Multiculturalism in Germany

3 Points 

1 – Thilo Sarrazin, a member of the Bundesbank’s board, proclaimed that because of the country’s shrinking population, immigrants and the underclass are having too many children, and the well-educated native Germans too few. He argued that Biologically, culturally and professionally Germany is dumbing down.

2 – Germany isn’t doing enough to bring immigrants into the social and economic mainstream.

3 – For several decades Germany expected workers from Turkey and elsewhere to leave like polite guests. It then had the idea of multi-kulti – that they could live in Germany without fully belonging to it. Recently Germans, or at least the political class, had begun to accept that Germany is an “immigration country” with a responsibility to integrate immigrants fully into national life.

2 Questions?

How should Germany proceed with multi-kulti?

How did Sarrazin come to this conclusion as an economist, when there is evidence that the German economy is doing very well?

1 Point – 

Germany’s economy is doing very well currently, and German businesses longs for more immigration as long as the new immigrants have useful skills. The government is working on a law that would make it easier for the hundreds of thousands of immigrants in Germany with professional qualifications to have them recognised so that they can contribute more to the economy and complete meaningful jobs.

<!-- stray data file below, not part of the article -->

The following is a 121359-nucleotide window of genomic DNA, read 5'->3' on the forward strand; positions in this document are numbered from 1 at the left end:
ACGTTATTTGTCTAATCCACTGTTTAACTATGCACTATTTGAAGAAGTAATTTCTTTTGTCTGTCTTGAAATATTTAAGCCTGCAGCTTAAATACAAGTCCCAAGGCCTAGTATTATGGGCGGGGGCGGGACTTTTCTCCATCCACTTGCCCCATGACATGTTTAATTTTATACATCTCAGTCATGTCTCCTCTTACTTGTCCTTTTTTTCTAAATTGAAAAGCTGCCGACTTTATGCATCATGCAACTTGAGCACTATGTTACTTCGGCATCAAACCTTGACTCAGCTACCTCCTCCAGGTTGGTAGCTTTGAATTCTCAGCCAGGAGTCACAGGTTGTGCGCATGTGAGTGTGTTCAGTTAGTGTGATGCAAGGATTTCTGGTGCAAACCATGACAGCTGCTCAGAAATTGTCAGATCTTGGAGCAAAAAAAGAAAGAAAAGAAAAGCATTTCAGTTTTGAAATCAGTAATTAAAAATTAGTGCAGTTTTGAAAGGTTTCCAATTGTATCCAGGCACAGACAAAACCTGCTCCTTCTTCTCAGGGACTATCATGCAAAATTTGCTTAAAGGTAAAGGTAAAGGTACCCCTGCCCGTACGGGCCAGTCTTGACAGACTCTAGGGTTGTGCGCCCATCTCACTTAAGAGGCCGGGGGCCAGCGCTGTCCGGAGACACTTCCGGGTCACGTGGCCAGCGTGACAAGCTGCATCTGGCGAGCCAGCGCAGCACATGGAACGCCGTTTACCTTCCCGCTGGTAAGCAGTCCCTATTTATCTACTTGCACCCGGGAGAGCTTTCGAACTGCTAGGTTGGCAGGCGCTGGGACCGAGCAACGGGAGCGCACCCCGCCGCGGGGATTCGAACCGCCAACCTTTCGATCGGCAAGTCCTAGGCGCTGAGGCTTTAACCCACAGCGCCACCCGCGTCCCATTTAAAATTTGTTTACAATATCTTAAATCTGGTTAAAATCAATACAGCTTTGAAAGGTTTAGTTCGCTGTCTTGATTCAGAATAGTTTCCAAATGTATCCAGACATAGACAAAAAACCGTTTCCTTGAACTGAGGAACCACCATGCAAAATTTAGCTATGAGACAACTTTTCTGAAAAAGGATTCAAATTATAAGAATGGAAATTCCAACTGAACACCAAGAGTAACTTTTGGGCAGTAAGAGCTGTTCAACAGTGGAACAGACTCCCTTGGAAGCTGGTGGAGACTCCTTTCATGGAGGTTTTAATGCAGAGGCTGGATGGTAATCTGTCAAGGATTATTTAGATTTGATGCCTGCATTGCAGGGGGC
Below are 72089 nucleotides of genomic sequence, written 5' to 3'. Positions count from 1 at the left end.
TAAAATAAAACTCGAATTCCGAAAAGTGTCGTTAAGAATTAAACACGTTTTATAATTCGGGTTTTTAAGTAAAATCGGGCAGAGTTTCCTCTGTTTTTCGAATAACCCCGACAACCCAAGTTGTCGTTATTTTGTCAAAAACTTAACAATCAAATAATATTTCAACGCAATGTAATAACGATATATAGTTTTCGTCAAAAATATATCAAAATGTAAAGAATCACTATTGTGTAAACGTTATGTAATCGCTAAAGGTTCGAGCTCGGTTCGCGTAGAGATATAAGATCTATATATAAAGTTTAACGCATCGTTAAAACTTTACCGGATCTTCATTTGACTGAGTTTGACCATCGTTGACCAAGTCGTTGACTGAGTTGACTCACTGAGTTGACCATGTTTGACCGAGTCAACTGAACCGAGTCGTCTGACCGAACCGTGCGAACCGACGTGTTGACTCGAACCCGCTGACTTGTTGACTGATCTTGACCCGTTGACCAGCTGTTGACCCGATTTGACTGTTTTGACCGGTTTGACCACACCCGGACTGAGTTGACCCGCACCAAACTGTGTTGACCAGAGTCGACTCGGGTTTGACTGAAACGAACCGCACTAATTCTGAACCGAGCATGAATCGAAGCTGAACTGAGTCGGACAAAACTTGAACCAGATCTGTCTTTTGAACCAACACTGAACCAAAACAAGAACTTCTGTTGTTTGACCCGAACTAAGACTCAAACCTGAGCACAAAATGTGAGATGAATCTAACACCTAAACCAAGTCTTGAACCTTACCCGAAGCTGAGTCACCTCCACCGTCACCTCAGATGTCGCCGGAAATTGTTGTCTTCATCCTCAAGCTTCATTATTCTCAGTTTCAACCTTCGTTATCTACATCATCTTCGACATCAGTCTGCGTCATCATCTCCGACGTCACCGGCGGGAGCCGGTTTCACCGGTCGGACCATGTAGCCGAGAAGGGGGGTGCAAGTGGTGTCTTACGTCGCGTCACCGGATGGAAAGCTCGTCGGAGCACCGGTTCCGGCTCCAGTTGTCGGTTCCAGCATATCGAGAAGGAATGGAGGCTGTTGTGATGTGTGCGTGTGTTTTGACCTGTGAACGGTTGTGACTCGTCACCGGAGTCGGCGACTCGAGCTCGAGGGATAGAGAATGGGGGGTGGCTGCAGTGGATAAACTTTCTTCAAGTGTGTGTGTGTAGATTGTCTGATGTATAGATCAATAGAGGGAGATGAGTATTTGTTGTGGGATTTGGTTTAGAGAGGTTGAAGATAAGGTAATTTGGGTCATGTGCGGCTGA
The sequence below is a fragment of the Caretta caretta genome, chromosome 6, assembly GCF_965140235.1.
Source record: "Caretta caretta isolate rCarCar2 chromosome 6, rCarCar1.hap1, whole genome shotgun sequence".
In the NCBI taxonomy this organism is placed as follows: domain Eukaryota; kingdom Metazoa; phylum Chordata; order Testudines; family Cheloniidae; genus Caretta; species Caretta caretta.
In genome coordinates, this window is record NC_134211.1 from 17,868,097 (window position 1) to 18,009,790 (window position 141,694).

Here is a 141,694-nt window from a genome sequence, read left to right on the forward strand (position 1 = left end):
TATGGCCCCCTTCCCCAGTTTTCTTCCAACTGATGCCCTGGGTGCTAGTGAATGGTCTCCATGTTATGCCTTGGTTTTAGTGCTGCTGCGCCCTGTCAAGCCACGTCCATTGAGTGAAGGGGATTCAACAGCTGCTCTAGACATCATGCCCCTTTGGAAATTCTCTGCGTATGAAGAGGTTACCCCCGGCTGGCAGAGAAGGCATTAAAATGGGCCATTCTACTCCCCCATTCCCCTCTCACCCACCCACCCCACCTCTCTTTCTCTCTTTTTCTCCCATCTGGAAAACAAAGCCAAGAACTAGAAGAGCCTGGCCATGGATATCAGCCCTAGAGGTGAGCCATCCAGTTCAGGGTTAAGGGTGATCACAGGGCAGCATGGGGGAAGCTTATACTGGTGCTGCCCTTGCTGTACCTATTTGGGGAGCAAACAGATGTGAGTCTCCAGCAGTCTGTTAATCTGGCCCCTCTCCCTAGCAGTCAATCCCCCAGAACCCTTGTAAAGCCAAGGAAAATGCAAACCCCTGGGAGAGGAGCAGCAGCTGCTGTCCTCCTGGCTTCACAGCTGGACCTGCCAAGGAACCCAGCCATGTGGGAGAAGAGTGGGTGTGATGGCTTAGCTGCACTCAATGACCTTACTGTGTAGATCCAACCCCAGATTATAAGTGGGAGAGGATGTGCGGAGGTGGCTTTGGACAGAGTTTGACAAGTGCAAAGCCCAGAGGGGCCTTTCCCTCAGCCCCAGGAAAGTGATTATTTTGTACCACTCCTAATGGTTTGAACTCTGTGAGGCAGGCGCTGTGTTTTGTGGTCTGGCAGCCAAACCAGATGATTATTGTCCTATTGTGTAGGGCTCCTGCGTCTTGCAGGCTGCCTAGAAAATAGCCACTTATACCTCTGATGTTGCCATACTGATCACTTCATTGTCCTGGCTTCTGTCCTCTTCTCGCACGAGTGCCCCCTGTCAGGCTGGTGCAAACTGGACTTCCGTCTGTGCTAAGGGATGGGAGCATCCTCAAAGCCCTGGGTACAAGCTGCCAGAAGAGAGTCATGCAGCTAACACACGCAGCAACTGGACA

4 thoughts on “Multiculturalism in Germany

  1. I think that the reaction to the immigrants is quite a dichotomy from the immigration situation in the U.S., where many simply want all immigrants to be removed, and refuse to see the potential benefits in skilled foreigners.

  2. I think this is a very politically charged article and although there is an immigrant population problem in Germany, Chancellor Merkel has recognized that Germany has a responsibility to integrate immigrants into national life. She is developing a national integration to better education and employment.

  3. I think it is important to note that the disparity of education and economic equality can not exclusively be lamed on the immigrant populations from a German perspective. It openly says in the article that the “native German” population never expected the immigrants to stay in Germany as long as they have, and I do not think it would be wrong to speculate that throughout the years this provided those immigrants with diminished opportunities seeing as they were not considered full citizens. It would be unfair for other Germans to blame these immigrants for social and economic situations that have been forced upon them.

  4. Germany needs to proceed with caution. If they react too fast one way or the other it can cause massive issues for the citizens or the immigrants. Both options have pros and cons and the only way to solve it is to tread lightly.

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